Heck, might as well put the back of your phone to work

The back of your phone is useless. There. I said it. Sure, the cameras are back that, but what about all of that blank real estate monopolizing 90% of the surface area? Honestly, it needs to start carry its weight around here. A fully functioning screen isn’t the answer, however. That’s a lot more battery drain, a thicker design and a much higher price tag – for what, exactly?

The notion of a secondary e-ink screen is not a new one. Yota Phone did that years ago. Ultimately, however, the company declared bankruptcy in 2019, four years after releasing its second device. By then, foldable devices had already been on the market for a couple of years, rendering the innovation as little more than a passing novelty.

The Infinix E-Color Shift improves upon Yota’s phone somewhat, by adding color to the mix. It is not, however, the full low power secondary display the earlier device promised. Rather, it’s more a fun aesthetic addition to the part of your device that is nearly always covered by a case, your hand or otherwise face down a table.

Image Credits: Brian Heater

The surface isn’t proper e-ink, and certainly not capital “E” E-Ink. The company describes the technology thusly, “By applying different voltages, the electric field within the microstructure changes, causing the corresponding color particles to move and display the desired colors. This innovative approach allows the phone’s shell to change ‘skins’ at will, maintaining the display without consuming power.”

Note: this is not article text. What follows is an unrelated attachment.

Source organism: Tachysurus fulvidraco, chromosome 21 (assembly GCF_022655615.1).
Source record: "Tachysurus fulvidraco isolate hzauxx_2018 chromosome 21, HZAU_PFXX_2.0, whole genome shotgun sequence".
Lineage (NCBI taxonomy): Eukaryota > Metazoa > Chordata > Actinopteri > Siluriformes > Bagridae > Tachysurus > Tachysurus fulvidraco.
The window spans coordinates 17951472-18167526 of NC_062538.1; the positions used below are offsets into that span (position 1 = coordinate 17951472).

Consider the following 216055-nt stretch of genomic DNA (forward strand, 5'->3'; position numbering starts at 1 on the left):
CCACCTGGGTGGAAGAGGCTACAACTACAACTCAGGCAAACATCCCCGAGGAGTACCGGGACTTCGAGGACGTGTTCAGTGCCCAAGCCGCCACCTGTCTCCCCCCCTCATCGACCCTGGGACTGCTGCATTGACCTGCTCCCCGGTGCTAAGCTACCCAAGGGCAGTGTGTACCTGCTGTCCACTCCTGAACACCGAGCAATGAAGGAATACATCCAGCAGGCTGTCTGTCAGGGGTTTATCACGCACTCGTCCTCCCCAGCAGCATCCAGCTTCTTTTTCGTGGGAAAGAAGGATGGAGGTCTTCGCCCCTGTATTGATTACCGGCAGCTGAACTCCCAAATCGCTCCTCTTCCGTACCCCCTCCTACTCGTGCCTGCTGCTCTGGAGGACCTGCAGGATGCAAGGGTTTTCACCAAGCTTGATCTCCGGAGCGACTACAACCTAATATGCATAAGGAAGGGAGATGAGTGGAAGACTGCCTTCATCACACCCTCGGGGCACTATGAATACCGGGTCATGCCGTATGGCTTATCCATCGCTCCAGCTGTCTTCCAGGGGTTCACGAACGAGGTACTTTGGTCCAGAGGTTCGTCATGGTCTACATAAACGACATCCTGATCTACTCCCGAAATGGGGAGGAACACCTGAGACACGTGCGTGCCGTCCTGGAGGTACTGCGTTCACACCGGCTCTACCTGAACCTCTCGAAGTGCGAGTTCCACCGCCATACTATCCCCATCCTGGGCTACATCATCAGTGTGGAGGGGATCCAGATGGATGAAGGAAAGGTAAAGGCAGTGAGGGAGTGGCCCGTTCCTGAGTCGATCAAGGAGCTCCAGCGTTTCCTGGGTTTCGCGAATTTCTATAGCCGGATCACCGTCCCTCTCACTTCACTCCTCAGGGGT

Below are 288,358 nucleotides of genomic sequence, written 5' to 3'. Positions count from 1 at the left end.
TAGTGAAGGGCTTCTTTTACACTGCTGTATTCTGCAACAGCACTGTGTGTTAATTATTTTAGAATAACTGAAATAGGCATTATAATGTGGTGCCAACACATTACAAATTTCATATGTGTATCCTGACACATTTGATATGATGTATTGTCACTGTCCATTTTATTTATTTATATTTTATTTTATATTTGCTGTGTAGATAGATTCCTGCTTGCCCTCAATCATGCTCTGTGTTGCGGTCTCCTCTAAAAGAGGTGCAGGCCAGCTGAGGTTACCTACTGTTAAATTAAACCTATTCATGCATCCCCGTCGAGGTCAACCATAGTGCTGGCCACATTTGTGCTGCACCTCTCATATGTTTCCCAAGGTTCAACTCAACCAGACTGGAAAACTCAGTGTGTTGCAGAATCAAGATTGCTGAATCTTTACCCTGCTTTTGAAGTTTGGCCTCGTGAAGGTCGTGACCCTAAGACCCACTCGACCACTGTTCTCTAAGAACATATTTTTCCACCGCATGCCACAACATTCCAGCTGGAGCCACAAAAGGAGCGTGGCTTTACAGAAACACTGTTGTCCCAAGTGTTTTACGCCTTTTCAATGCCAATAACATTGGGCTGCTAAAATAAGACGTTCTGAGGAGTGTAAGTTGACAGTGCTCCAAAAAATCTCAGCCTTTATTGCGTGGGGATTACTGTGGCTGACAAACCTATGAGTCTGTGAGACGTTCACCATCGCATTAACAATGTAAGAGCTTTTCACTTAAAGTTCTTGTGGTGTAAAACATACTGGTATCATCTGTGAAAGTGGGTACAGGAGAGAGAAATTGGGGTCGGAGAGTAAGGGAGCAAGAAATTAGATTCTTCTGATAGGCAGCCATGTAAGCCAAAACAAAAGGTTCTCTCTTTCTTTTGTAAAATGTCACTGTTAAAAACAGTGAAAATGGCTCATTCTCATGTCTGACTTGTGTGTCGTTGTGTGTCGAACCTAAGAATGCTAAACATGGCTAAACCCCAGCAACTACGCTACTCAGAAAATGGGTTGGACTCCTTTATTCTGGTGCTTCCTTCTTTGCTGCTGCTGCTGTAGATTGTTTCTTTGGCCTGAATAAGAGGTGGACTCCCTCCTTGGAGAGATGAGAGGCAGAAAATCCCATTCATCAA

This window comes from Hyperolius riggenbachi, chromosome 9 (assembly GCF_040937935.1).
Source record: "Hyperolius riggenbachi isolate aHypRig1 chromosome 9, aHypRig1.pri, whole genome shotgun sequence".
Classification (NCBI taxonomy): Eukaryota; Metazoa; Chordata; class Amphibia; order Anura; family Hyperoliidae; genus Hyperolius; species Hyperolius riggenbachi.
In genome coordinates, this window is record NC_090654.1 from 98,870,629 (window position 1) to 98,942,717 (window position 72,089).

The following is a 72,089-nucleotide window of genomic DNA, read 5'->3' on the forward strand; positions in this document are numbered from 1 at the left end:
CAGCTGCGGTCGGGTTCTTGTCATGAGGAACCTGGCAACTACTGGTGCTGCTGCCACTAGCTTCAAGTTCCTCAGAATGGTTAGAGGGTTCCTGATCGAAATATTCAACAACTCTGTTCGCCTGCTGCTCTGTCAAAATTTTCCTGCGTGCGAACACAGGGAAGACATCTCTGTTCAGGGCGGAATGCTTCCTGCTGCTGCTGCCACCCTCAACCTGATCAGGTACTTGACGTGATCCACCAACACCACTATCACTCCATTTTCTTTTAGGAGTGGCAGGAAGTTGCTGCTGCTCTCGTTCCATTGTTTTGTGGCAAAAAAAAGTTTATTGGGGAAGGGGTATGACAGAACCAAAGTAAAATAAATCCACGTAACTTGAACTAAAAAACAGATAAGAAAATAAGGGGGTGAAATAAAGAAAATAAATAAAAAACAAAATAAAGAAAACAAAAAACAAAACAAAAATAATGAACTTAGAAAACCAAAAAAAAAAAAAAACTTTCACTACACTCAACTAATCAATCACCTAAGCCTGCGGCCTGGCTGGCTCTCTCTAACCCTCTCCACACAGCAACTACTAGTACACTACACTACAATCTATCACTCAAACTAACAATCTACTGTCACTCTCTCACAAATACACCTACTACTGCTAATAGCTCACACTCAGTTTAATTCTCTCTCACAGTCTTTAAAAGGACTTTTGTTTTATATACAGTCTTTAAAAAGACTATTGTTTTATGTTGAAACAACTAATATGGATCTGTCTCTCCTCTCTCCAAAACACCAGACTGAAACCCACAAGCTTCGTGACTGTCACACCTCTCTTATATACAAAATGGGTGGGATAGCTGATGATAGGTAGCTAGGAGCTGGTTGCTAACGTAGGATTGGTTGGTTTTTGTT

The tech actually debuted at CES last month, but I was sick in bed with Covid, so I’m telling you about my experience with E-Color Shift here at MWC in Barcelona. Having played around with it a bit, it behooves me to mention that this is the prototypiest of prototypes. Not only are not talking about an actual product here, the tech Infinix was showcasing required the dummy unit to hooked up to an external battery pack.

Like e-ink, however, the back panel does have the advantage of holding a static image even when the battery isn’t putting in the work.

It remains to be seen whether this gets licensed by a third party or simply shows up on an Infinix device. My guess is the Hong Kong company is hoping for the latter, as it’s hard to imagine too many people purchasing a smartphone based on this technology alone. For one thing, it doesn’t really do much.

For another, as mentioned above, it’s probably going to be covered in some shape or form 99% of the time, save for those rare occasions when you want to show a friend the weird thing your phone does.

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